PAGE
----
I stayed at The Commercial Hotel on the main square. Friendly and basic. There’s a great health food shop on the square, too (with some amazing local raw chocolate) and a classic butcher that makes particularly meaty pasties (they have fresh ones coming out of the oven at 9.30am, 10am and 11am). The menu features details of where the beef in your pasty came from.
Day 3 – Walk from St Just to Sennen
A shorter day dumping you onto the surf beach at Sennen. A wild and woolly affair. I stayed at The Old Success, which is the drinking and socialising hub for the locals. Basic with a fun restaurant area. There’s a very cute café up a bit further where I sat for hours out of the rain drinking tea and soup.
Day 4 – Walk from Sennen to Porthcurno
Gosh, this stretch is stunning with some special finds. I wouldn’t bother stopping at Land’s End. It’s the southernmost point in the UK and windy. That’s about it.
Along the way, you pass a Coastwatch tower where the volunteer waves madly at you, and a tiny little hamlet of stone cottages at Porthgwarra. There’s a little boat shack serving tea, pasties and scones. And then you arrive at Porthcurno Cove, regarded as one of the most beautiful beaches in Britain.
The joint I stayed at is not worth writing home about. My advice would be to stay in Porthgwarra or Treen (at Logan Rock). I ate at Logan Rock Inn. A cracking pub. Super friendly. A 30-minute walk from Porthcurno. The fish pie is the house dish. With peas.
I went to the Minack Theatre. This is an outdoor amphitheatre built into the cliff, overlooking Porthcurno Cove and the beach. It’s stunning and has a cult following. The theatre reviewer for The Guardian had travelled all the way to see the performance that night of The Third Policeman. Tickets are cheap, there were dolphins and seals cavorting in the water in the background the night I went, and the whole thing is set against a sunset.
Know this: a woman built the thing, using a wheelbarrow to carry the rocks in!
Day 5 – Walk from Porthcurno to Penzance
More stunningness with perilous paths that go down to beautiful beaches (you’ll be the only person on it – I was). This stretch is quite varied – through forest and ferns and boulders on the beach and is quite tough-going. The last bit is along a paved path, back in civilization, which feels weird after staying in villages with little internet and phone coverage and hanging with cows and ponies for days.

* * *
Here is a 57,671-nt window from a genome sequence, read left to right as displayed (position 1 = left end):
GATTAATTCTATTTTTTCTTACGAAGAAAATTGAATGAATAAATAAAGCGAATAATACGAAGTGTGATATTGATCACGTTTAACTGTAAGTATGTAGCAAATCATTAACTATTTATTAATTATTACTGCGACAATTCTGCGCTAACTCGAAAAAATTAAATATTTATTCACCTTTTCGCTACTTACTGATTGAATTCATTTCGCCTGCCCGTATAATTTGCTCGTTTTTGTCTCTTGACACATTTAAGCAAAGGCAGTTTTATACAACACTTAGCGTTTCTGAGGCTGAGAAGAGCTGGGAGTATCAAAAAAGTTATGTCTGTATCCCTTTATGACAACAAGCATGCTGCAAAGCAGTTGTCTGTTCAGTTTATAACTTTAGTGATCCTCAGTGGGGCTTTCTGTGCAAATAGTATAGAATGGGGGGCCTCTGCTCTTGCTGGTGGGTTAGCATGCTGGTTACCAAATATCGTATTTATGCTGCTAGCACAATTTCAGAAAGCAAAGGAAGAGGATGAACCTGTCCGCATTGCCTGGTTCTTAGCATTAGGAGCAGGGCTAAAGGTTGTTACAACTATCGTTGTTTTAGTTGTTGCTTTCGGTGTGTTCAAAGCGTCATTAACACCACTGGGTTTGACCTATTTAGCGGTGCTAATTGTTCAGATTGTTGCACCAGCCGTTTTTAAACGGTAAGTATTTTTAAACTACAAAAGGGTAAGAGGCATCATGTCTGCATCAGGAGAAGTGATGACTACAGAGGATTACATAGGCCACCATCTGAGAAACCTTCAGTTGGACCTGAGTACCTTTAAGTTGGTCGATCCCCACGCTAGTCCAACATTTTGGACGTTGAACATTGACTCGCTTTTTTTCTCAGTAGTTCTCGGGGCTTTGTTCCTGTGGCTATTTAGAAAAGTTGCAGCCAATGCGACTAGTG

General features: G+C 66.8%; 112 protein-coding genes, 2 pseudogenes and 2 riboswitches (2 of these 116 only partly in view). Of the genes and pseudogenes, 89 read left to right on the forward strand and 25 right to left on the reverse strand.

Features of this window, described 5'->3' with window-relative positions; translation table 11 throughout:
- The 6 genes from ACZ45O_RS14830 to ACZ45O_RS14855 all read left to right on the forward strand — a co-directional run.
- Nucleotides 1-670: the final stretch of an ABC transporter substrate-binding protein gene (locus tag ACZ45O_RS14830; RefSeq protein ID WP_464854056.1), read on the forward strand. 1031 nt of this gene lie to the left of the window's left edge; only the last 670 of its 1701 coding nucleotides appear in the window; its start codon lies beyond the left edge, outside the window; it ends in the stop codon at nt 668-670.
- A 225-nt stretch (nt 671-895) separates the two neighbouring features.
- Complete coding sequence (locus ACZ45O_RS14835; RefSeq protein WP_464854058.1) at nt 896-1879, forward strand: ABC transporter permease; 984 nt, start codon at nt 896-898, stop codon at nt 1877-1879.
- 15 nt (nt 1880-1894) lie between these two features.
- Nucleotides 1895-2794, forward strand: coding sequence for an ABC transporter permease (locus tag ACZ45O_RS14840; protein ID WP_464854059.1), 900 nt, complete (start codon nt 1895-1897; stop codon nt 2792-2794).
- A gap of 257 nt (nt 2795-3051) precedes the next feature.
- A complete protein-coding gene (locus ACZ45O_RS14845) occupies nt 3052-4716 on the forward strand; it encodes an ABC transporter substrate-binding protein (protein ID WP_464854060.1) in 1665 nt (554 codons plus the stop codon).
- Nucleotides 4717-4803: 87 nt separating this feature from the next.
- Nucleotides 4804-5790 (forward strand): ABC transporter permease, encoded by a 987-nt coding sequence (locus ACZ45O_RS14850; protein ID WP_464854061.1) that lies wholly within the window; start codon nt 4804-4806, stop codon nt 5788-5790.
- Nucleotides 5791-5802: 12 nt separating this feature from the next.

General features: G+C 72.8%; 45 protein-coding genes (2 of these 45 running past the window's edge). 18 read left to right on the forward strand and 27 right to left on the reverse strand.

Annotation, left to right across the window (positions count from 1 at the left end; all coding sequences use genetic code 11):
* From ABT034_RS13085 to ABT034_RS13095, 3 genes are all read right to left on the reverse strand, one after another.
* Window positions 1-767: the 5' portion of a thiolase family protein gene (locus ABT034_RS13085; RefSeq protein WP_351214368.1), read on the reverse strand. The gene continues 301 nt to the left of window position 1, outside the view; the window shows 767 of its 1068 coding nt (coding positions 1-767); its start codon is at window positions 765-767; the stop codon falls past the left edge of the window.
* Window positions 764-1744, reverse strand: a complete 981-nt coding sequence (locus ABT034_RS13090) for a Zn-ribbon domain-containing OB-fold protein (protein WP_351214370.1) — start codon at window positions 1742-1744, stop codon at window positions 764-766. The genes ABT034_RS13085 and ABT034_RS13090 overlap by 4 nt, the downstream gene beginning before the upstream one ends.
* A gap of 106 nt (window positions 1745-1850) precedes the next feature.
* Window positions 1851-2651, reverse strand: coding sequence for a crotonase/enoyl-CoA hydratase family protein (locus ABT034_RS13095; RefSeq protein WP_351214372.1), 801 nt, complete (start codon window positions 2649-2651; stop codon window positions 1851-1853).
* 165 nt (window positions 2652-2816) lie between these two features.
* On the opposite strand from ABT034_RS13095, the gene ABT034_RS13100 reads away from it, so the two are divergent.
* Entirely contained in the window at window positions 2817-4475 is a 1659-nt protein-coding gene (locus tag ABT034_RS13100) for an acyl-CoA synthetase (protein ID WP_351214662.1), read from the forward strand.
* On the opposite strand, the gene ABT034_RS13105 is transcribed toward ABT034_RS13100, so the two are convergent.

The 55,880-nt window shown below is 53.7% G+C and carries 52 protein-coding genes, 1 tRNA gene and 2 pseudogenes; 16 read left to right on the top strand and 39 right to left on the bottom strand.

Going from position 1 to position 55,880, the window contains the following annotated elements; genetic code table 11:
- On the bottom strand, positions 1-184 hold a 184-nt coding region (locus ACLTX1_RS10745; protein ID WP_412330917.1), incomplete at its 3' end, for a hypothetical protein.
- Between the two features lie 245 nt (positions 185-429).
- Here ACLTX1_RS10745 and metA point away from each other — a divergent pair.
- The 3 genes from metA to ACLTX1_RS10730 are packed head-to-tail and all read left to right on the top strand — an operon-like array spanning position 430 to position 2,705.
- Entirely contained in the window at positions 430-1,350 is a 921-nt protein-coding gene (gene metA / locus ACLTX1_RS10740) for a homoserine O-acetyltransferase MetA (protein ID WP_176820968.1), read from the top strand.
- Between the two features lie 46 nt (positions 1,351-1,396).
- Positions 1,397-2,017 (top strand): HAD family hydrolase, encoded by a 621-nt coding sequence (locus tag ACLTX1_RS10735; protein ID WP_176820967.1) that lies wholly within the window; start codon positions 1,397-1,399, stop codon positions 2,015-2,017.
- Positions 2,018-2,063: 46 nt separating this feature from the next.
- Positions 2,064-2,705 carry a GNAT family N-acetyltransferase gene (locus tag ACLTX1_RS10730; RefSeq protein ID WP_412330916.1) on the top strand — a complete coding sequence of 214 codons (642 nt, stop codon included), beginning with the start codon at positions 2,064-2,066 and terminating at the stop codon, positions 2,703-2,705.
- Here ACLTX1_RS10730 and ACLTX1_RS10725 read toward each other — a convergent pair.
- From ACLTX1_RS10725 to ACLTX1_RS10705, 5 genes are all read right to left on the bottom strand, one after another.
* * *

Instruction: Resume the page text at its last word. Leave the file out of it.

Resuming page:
I stopped at Lamorna Cove and jumped in the water and had a chai tea and a banana at a very Grecian-feeling café with benches overlooking the ocean.
I stayed at The Artist’s Residence. A fun hub housed in a historic Georgian House, with a cute back garden and a great restaurant, The Barn (I ate hake stew, above). Again, ask for the loft to get high above the rooftops and views of the harbour. And spend the evening hanging in their lounge – cosy and friendly.
Day 6 – Penzance to London
The direct train to Piccadilly leaves from just down the road.
Turn It Into An Adventure!
Spend a day in St Ives
It’s a gorgeous little town. Check out the Tate Gallery and have a beer at
The Sloop Inn. It was built in 1312 and you have to stoop (into The Sloop!) because the eaves are so low.
Stay at Gurnard’s Head
If you can only stay in one spot along the way, or you choose to do the hike by splaying out each day from one accommodation base, make it the Gurnard’s Head Hotel. The rooms are divine, and the joint is placed in a paddock atop a cliff and the food is astounding.
See some theatre with dolphins
Try to get a ticket to a show at the Minack Theatre on the final leg.
Stop at Mousehole on Day 5 for lunch
A really lovely town. I recommend checking out The Old Coastguard (owned by the same brothers who have Gurnard’s Head) – it has an epic beer garden overlooking the ocean.